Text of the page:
So let’s talk about how we can be a blessing to the folks around us, those we hold dear.

This is where the rubber meets the road. Fearing the Lord affects every area of life. It is the way to blessing for yourself, your family and your friends in so many circumstances. I hope you will choose more often to fear God rather than panic when were through. These examples of application are meant to encourage you to trust and obey.

Ready?

Let’s talk about dating.

Dads, panic will cause you to meet your daughter’s date at the door with a shotgun. Fear of the Lord will cause you to drop to your knees and pray for your little girl and the guy she’s going out with. I can entrust my daughters to God and allow young men to take them places without me. God is a better protector than me. He’ll be with them on every date. He’ll give them courage when they need it and joy too.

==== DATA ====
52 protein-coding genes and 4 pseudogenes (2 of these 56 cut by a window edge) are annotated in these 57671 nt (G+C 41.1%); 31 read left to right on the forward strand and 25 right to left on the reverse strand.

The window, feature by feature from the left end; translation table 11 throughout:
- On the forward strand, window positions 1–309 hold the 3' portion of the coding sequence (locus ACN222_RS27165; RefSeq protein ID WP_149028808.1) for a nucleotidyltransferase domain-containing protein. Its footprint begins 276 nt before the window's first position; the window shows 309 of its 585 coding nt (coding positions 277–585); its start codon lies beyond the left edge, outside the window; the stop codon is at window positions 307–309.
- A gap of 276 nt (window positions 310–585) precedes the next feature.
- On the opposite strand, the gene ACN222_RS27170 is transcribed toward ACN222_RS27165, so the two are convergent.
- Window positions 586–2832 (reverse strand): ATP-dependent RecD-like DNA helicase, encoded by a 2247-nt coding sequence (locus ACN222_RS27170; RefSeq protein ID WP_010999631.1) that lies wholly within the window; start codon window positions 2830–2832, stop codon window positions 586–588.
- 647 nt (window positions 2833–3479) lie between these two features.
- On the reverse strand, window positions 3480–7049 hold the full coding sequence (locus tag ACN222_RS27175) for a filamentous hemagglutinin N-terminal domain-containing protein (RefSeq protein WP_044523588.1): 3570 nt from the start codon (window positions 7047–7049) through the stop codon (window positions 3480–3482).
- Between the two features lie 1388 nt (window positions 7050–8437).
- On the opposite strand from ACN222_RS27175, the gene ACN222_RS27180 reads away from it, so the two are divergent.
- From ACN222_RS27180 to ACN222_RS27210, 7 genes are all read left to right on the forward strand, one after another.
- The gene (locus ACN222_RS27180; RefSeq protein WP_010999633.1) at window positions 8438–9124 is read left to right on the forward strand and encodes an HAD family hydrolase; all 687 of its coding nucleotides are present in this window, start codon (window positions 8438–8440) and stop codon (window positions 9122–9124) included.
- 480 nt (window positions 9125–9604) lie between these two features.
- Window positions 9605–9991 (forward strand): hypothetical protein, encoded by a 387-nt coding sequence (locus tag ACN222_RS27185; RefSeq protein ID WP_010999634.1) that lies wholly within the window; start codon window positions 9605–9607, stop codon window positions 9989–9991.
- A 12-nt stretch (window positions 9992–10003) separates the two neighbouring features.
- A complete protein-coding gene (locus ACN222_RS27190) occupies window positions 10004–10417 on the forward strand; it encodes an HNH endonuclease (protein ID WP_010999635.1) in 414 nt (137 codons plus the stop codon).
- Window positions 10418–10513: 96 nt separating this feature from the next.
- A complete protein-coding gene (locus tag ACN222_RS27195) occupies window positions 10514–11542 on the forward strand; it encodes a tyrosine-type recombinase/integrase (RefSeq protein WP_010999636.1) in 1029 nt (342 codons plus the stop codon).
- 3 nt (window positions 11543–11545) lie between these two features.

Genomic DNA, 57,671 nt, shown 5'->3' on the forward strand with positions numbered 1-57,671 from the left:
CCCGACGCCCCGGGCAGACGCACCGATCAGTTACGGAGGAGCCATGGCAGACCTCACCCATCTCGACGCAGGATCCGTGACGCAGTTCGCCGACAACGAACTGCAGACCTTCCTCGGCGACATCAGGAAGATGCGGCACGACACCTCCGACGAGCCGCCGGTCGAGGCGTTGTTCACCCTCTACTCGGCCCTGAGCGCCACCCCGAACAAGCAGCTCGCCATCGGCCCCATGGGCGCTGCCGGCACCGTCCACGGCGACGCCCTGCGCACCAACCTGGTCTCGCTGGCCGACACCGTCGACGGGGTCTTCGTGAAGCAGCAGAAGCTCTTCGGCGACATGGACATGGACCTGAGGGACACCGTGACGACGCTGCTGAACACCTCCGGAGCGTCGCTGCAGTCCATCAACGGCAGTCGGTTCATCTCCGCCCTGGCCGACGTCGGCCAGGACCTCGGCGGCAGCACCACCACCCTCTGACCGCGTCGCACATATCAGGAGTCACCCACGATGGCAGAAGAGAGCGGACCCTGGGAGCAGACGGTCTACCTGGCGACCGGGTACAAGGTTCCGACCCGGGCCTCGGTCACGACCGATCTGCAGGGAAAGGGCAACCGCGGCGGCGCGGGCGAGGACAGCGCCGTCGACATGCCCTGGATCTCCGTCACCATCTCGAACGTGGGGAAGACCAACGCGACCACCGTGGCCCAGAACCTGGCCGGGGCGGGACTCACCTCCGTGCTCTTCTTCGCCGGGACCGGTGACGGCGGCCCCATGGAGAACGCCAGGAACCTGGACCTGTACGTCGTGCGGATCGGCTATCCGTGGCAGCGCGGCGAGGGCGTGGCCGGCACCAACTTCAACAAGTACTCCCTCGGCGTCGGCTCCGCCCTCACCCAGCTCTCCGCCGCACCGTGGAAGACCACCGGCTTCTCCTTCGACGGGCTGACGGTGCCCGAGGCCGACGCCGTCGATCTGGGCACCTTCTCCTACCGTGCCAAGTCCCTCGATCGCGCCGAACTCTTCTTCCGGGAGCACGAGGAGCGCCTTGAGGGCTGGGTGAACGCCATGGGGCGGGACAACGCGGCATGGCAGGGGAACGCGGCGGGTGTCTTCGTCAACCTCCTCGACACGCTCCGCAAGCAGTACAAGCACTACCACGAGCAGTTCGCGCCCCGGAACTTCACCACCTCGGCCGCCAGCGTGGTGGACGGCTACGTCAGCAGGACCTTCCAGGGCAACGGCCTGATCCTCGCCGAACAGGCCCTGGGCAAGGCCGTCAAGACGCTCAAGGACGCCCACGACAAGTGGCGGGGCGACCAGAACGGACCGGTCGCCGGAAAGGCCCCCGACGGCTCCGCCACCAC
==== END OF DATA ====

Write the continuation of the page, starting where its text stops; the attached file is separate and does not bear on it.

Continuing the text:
Girls, panic will cause you to give in when your boyfriend says, “If you love me, you will.” Fear of the Lord will give you the strength to say no and to patiently wait for the right guy to come along. You can trust God to provide a godly man to be your husband if that’s in his plans for you. God is a wiser matchmaker than your friends. Wait for him and he will work it all out. Just keep following and remain pure.